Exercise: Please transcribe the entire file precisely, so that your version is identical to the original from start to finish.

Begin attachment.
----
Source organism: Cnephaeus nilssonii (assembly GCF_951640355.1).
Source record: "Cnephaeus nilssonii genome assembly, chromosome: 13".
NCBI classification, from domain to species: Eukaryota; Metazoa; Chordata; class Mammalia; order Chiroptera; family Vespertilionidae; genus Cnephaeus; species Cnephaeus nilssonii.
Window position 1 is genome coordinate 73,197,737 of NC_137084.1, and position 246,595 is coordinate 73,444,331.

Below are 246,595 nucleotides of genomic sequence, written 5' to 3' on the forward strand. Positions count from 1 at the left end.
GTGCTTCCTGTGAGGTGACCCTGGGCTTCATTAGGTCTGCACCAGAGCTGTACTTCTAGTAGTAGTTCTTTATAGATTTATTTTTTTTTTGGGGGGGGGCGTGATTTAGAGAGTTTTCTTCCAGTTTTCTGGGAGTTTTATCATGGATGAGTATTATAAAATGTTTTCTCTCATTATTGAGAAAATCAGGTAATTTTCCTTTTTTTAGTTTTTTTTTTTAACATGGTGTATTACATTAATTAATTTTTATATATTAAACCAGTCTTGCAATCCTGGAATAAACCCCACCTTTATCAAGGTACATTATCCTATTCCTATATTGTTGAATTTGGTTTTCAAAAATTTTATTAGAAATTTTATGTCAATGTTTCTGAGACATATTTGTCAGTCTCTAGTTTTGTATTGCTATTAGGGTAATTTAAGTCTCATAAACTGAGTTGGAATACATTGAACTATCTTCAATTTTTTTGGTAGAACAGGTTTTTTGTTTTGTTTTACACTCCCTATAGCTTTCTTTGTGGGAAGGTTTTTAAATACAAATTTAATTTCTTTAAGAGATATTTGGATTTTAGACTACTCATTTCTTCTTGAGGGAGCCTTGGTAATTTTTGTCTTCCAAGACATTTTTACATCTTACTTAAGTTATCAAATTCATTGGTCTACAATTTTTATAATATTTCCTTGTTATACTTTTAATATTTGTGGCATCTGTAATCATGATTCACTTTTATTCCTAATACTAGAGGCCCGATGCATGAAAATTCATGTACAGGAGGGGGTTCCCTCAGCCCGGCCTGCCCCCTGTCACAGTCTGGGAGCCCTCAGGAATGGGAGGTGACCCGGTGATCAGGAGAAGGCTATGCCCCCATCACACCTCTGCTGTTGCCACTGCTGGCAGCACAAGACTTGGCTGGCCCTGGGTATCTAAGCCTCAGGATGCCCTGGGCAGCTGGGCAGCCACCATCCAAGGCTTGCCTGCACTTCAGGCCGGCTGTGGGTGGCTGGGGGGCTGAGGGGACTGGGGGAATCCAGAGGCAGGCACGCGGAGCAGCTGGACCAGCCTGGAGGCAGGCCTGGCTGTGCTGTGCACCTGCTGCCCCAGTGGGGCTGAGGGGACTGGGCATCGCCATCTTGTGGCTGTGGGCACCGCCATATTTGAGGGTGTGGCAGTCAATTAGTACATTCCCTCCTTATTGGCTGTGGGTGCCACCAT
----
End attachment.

Source organism: Cnephaeus nilssonii (assembly GCF_951640355.1).
Source record: "Cnephaeus nilssonii genome assembly, chromosome: 13".
NCBI classification, from domain to species: Eukaryota; Metazoa; Chordata; class Mammalia; order Chiroptera; family Vespertilionidae; genus Cnephaeus; species Cnephaeus nilssonii.
Window position 1 is genome coordinate 73,197,737 of NC_137084.1, and position 246,595 is coordinate 73,444,331.

Below are 246,595 nucleotides of genomic sequence, written 5' to 3' on the forward strand. Positions count from 1 at the left end.
GTGCTTCCTGTGAGGTGACCCTGGGCTTCATTAGGTCTGCACCAGAGCTGTACTTCTAGTAGTAGTTCTTTATAGATTTATTTTTTTTTTGGGGGGGGGCGTGATTTAGAGAGTTTTCTTCCAGTTTTCTGGGAGTTTTATCATGGATGAGTATTATAAAATGTTTTCTCTCATTATTGAGAAAATCAGGTAATTTTCCTTTTTTTAGTTTTTTTTTTTAACATGGTGTATTACATTAATTAATTTTTATATATTAAACCAGTCTTGCAATCCTGGAATAAACCCCACCTTTATCAAGGTACATTATCCTATTCCTATATTGTTGAATTTGGTTTTCAAAAATTTTATTAGAAATTTTATGTCAATGTTTCTGAGACATATTTGTCAGTCTCTAGTTTTGTATTGCTATTAGGGTAATTTAAGTCTCATAAACTGAGTTGGAATACATTGAACTATCTTCAATTTTTTTGGTAGAACAGGTTTTTTGTTTTGTTTTACACTCCCTATAGCTTTCTTTGTGGGAAGGTTTTTAAATACAAATTTAATTTCTTTAAGAGATATTTGGATTTTAGACTACTCATTTCTTCTTGAGGGAGCCTTGGTAATTTTTGTCTTCCAAGACATTTTTACATCTTACTTAAGTTATCAAATTCATTGGTCTACAATTTTTATAATATTTCCTTGTTATACTTTTAATATTTGTGGCATCTGTAATCATGATTCACTTTTATTCCTAATACTAGAGGCCCGATGCATGAAAATTCATGTACAGGAGGGGGTTCCCTCAGCCCGGCCTGCCCCCTGTCACAGTCTGGGAGCCCTCAGGAATGGGAGGTGACCCGGTGATCAGGAGAAGGCTATGCCCCCATCACACCTCTGCTGTTGCCACTGCTGGCAGCACAAGACTTGGCTGGCCCTGGGTATCTAAGCCTCAGGATGCCCTGGGCAGCTGGGCAGCCACCATCCAAGGCTTGCCTGCACTTCAGGCCGGCTGTGGGTGGCTGGGGGGCTGAGGGGACTGGGGGAATCCAGAGGCAGGCACGCGGAGCAGCTGGACCAGCCTGGAGGCAGGCCTGGCTGTGCTGTGCACCTGCTGCCCCAGTGGGGCTGAGGGGACTGGGCATCGCCATCTTGTGGCTGTGGGCACCGCCATATTTGAGGGTGTGGCAGTCAATTAGTACATTCCCTCCTTATTGGCTGTGGGTGCCACCAT